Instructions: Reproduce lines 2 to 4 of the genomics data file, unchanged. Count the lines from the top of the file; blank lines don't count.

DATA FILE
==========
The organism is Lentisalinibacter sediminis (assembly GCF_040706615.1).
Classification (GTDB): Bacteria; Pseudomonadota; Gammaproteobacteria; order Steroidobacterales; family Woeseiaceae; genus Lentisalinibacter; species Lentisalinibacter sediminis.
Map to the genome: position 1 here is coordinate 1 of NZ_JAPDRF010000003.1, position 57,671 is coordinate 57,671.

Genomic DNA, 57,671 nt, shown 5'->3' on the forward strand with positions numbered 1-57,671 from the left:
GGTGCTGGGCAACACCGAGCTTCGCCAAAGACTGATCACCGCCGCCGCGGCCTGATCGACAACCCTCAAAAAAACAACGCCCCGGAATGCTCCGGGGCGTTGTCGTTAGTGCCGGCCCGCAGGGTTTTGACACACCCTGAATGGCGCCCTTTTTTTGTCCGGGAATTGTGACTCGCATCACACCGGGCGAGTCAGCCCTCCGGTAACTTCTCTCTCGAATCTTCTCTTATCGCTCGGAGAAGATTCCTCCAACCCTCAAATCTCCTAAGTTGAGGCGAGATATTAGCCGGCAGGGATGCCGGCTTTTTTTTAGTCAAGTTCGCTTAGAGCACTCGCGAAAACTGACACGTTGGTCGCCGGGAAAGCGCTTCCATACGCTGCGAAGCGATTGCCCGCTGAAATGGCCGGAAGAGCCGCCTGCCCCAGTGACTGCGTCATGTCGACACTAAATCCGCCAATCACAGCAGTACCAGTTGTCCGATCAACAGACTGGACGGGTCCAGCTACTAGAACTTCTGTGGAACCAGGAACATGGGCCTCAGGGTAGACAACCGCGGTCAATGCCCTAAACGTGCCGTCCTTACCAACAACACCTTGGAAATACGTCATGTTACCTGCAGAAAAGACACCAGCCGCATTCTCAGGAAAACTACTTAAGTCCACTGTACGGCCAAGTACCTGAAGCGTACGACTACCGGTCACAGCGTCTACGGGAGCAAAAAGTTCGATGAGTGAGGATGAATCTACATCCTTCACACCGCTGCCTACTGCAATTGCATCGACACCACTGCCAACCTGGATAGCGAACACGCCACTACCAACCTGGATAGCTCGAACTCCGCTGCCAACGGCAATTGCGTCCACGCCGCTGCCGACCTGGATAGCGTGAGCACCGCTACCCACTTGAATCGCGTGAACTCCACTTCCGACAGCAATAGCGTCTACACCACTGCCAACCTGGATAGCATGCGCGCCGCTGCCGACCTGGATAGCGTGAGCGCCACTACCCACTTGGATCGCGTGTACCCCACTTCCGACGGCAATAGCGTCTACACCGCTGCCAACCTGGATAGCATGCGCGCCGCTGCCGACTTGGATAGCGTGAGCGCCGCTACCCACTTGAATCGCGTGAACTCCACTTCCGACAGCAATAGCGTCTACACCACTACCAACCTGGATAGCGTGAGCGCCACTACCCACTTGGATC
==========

Classification (GTDB): Bacteria; Pseudomonadota; Gammaproteobacteria; order Steroidobacterales; family Woeseiaceae; genus Lentisalinibacter; species Lentisalinibacter sediminis.
Map to the genome: position 1 here is coordinate 1 of NZ_JAPDRF010000003.1, position 57,671 is coordinate 57,671.

Genomic DNA, 57,671 nt, shown 5'->3' on the forward strand with positions numbered 1-57,671 from the left: